Sleeping in on the Weekend Could Help You Live Longer

A growing body of research is highlighting the importance of getting a good night's sleep, with numerous studies showing that a chronic lack of shut-eye can increase your risk of death.

However, the constant distractions of modern society and busy work schedules make it difficult for many people to achieve the required amount of rest during the week.

But according to a new study, published in Journal of Sleep Research, the negative effects of a few nights of short sleep could be counteracted by staying in bed over the weekend.

Researchers from the Stress Research Institute (SRI) at Stockholm University and the Karolinska Institute—Sweden's foremost medical university—examined medical and lifestyle data from more than 43,000 adults, following them for a period of 13 years.

They found that people under 65 who only managed to snooze for an average of five hours or less in the week but then slept for eight hours or more over the weekend did not have an increased risk of death compared with individuals who slept at least six to seven hours every night.

To ensure that the data was not being skewed in some way, the scientists took into account various factors such as gender, body mass index, physical activity levels, smoking status and whether or not the individuals did shift work.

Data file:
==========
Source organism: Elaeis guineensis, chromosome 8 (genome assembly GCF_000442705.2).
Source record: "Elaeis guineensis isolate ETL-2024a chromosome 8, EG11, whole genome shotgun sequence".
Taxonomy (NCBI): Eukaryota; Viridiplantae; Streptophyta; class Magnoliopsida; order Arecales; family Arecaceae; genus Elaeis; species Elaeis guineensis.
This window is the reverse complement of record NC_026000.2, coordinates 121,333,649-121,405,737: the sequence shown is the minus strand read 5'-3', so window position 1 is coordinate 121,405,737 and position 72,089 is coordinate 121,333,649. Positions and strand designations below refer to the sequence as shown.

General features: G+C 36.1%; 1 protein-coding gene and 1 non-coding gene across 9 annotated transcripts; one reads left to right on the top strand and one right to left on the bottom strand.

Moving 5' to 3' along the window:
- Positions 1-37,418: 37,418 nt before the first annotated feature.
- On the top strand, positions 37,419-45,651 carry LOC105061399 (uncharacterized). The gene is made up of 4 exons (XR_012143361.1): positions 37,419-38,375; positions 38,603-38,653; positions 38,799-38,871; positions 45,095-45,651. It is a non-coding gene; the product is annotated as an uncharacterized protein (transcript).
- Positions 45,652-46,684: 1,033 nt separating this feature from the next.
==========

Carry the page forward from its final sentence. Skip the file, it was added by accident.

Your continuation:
A lie-in over the weekend could counteract the negative effects of short sleeps during the week, according to a new study. iStock

"The results imply that short (weekday) sleep is not a risk factor for mortality if it is combined with a medium or long weekend sleep," the researchers wrote in the study. "This suggests that short weekday sleep may be compensated for during the weekend, and that this has implications for mortality."

But the restorative properties of having a longer sleep only worked up to a point, according to the findings. The researchers found that people who slept for eight hours or more every day of the week had a 25 percent higher mortality rate compared to those who managed six or seven hours a night.

First author of the study Torbjörn Åkerstedt from the SRI said the assumption is that "weekend sleep is a catchup sleep," The Guardian reported, although he notes that the research does not definitively prove this is the case.